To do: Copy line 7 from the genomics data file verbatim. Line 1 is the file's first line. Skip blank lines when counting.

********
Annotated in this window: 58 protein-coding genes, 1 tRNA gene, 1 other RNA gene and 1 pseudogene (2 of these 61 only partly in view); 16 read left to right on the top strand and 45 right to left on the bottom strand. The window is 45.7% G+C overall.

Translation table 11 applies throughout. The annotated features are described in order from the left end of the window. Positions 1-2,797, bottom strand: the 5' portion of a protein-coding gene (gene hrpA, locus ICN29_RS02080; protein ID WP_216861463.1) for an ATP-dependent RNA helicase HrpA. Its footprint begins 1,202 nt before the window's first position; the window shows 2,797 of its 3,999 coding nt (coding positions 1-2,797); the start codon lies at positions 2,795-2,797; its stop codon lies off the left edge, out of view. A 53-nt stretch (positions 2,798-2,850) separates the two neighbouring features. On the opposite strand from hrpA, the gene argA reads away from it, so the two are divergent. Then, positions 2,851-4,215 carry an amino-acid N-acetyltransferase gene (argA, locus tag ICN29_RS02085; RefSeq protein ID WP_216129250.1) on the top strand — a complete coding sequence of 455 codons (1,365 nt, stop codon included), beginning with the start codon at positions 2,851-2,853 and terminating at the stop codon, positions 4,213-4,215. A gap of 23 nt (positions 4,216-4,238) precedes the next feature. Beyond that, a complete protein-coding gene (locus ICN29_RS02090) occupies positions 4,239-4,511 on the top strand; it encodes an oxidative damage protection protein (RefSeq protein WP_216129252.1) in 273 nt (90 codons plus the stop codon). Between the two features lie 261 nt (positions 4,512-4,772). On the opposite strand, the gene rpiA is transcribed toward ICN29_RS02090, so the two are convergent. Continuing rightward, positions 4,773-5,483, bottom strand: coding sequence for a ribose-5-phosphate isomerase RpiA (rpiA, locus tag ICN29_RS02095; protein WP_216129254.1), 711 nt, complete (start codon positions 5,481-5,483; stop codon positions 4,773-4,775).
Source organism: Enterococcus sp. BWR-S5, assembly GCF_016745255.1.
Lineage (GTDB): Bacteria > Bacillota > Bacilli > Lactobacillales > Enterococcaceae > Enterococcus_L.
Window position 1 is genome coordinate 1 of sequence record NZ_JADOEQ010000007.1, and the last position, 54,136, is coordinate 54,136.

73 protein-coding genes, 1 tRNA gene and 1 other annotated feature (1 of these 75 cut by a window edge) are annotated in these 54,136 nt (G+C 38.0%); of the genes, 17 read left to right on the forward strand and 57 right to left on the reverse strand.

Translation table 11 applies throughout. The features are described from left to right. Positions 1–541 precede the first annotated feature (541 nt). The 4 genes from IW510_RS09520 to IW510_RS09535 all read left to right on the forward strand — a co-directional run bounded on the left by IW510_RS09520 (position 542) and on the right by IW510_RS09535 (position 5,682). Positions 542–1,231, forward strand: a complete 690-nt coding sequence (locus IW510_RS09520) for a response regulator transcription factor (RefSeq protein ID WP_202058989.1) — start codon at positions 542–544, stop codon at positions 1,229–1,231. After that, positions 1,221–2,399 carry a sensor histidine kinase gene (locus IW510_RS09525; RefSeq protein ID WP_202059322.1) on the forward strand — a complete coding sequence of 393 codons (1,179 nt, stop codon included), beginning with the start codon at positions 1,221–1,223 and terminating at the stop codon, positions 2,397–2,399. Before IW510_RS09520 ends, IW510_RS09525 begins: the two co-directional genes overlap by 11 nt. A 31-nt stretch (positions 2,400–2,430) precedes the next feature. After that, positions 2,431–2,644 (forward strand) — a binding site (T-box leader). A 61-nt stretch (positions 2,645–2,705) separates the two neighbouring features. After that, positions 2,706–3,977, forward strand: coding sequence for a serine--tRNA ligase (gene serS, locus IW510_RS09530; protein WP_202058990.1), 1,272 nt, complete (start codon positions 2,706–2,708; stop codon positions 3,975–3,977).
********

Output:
Translation table 11 applies throughout. The features are described from left to right. Positions 1–541 precede the first annotated feature (541 nt). The 4 genes from IW510_RS09520 to IW510_RS09535 all read left to right on the forward strand — a co-directional run bounded on the left by IW510_RS09520 (position 542) and on the right by IW510_RS09535 (position 5,682). Positions 542–1,231, forward strand: a complete 690-nt coding sequence (locus IW510_RS09520) for a response regulator transcription factor (RefSeq protein ID WP_202058989.1) — start codon at positions 542–544, stop codon at positions 1,229–1,231. After that, positions 1,221–2,399 carry a sensor histidine kinase gene (locus IW510_RS09525; RefSeq protein ID WP_202059322.1) on the forward strand — a complete coding sequence of 393 codons (1,179 nt, stop codon included), beginning with the start codon at positions 1,221–1,223 and terminating at the stop codon, positions 2,397–2,399. Before IW510_RS09520 ends, IW510_RS09525 begins: the two co-directional genes overlap by 11 nt. A 31-nt stretch (positions 2,400–2,430) precedes the next feature. After that, positions 2,431–2,644 (forward strand) — a binding site (T-box leader). A 61-nt stretch (positions 2,645–2,705) separates the two neighbouring features. After that, positions 2,706–3,977, forward strand: coding sequence for a serine--tRNA ligase (gene serS, locus IW510_RS09530; protein WP_202058990.1), 1,272 nt, complete (start codon positions 2,706–2,708; stop codon positions 3,975–3,977).